Post By Hannah Downing
As I wrote in a previous post, playable ads are an ad format that has many benefits, especially when it comes to their high rate of retention and quality conversions. One of the many reasons this type of ad resonates so well with consumers is because they get to interact with the ad, which may be the reason why some companies are starting to look at the potential of a VR ad space.
Wired recently reported that Unity, a VR development company, announced Virtual Room, a new VR ad format that it plans to roll out later this year. Wired made a good point regarding Unity’s new product: it’ll likely be very expensive to create, as the VR ads and experiences that Unity describes are complex and aim for high quality.
However, the price of this new ad format may not be as much of a problem as some might think, as big-name companies will likely be willing to pay for ads in this format as it starts emerging along with the interest in VR and number of VR users overall.
If product companies, like Apple and Google, can get more people excited about VR and convince them to spend their money on VR products, then companies like Unity would surely start picking up business. This does not seem too impossible, as Statista reports the use of VR products, from tethered to standalone to screenless, is projected to reach almost 65 million users in 2020. On top of reaching a large audience, VR ads would likely do well with consumers because of the same reasons playable ads do so well with consumers—they’re interactive. Just as with playable ads, interactive VR ads could excite consumers and grab their full attention in a way that other advertising efforts struggle to achieve.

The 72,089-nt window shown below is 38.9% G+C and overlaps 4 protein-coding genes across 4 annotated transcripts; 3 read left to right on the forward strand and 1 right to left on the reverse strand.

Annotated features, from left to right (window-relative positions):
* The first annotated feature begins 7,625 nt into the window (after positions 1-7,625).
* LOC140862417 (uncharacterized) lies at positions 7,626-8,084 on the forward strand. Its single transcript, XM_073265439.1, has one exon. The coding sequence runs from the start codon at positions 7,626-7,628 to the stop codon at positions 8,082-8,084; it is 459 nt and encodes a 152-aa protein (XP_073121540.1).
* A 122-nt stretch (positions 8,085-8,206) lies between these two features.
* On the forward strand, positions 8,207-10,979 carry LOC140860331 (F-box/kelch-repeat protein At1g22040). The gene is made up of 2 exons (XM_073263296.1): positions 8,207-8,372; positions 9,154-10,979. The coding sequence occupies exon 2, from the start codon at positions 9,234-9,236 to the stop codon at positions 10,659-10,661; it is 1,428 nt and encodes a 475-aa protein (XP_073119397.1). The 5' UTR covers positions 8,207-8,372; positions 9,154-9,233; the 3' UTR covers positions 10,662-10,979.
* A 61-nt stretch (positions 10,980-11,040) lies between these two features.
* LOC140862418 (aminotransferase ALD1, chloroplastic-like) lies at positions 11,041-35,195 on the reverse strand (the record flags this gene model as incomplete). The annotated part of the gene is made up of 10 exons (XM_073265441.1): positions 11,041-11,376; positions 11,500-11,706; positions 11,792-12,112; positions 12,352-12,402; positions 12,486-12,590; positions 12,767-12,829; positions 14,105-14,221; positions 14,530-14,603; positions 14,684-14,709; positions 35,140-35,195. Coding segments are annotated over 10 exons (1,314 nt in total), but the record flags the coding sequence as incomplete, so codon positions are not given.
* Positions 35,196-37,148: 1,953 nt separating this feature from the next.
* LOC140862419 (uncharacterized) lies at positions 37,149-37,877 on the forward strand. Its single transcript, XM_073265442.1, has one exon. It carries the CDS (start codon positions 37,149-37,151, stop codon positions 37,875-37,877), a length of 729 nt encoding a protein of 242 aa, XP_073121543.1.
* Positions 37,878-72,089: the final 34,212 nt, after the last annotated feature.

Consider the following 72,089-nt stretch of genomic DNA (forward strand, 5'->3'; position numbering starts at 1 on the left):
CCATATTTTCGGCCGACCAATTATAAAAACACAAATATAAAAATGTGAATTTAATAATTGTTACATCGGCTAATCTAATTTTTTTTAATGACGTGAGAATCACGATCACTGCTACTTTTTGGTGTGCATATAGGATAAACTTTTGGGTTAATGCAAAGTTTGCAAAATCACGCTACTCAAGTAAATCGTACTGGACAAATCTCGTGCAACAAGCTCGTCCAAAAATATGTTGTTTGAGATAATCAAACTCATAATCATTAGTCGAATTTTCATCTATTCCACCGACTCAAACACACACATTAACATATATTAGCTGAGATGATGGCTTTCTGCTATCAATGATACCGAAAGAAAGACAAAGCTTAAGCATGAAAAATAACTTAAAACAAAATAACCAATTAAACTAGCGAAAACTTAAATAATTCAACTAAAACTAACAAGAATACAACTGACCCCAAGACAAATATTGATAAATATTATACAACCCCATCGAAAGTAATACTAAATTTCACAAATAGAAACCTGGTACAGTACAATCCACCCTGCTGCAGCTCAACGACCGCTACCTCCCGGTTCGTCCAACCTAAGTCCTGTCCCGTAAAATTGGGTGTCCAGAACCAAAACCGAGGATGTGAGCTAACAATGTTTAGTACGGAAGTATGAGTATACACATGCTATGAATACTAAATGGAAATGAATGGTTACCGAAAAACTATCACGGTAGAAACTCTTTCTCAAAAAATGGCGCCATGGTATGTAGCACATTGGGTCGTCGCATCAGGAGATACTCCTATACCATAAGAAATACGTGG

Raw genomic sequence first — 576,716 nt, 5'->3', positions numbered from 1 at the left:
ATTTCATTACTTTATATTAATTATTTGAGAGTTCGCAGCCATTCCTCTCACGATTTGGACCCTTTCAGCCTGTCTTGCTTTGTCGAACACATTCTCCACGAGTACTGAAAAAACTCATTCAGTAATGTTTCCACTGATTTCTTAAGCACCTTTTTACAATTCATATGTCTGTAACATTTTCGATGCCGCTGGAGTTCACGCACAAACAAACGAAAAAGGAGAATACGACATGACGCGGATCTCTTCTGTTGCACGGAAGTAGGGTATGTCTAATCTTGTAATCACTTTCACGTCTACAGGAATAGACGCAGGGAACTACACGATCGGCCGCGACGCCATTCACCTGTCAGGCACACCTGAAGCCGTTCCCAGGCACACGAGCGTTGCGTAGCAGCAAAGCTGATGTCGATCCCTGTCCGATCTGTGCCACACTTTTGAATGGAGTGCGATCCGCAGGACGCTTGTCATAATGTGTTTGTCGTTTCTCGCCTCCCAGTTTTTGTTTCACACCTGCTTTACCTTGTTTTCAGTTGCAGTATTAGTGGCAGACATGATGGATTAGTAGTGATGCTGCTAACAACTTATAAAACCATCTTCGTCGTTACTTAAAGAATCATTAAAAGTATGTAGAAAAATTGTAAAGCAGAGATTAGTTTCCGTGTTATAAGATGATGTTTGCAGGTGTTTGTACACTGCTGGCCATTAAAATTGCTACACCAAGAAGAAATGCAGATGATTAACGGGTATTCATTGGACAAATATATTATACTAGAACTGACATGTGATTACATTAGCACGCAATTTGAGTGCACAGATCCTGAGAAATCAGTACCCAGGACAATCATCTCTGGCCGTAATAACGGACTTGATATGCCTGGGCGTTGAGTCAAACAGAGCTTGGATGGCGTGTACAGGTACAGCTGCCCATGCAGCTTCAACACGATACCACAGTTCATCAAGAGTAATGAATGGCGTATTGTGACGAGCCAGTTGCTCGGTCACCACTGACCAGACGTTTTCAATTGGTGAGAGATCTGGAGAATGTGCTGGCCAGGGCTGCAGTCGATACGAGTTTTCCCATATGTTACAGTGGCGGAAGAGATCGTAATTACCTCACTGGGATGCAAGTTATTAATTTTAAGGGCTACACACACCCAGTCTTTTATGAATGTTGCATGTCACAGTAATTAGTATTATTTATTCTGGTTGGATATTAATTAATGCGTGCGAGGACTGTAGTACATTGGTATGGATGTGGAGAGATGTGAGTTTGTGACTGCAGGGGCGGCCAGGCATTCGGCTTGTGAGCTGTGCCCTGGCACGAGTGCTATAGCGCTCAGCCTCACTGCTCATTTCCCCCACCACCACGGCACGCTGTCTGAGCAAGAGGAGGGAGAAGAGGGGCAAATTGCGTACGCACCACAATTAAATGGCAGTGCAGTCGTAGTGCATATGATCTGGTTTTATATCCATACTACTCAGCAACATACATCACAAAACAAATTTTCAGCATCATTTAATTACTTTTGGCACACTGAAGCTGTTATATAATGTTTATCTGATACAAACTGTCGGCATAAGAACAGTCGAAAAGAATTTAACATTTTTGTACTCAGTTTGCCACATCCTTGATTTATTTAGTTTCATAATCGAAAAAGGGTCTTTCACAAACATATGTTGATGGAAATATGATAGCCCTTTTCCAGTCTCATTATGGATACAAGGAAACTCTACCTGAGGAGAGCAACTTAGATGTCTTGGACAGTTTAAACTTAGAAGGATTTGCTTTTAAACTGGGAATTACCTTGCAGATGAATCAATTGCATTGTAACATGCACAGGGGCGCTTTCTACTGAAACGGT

The type of ad format that Unity is hoping to create, as described by Wired, involves an interactive ad world or room that users would be a part of. This goal is ambitious, but also makes sense. Why settle for placing simple static ads or videos into a VR world when you can manipulate it to directly engage your audience?
VR ads would also likely have the same high retention and quality conversions that playable ads have, as much of what Unity described to Wired seemed to be opt-in ads, where users can choose whether or not to enter a doorway leading to the full ad space. While this tactic may seem less reliable to some, this approach is what has made playable ads so valuable, because those who do opt-in are more likely to stay engaged from the beginning to end, including converting and continuous in-app engagement.
As with playable ads, users will likely look forward to interacting with VR ads. TechCrunch’s Oren Cohen compared the anticipation and excitement of playable ads to Super Bowl ads—they’re enjoyable enough that users seek them out—and VR could see the same response.
However, developers and marketers will have to build trust with consumers, because trust is what not only keeps them coming back to Super Bowl and playable ads, but also what keeps their enthusiasm alive. Without trust, users might be cautious and less attentive.
Overall, VR has a place in the advertising world that offers great opportunities for both consumers and marketers, as long as the hype for VR continues and marketers work from the very beginning to build that trust. If these two things can be sorted out, VR may just become the new playable ad.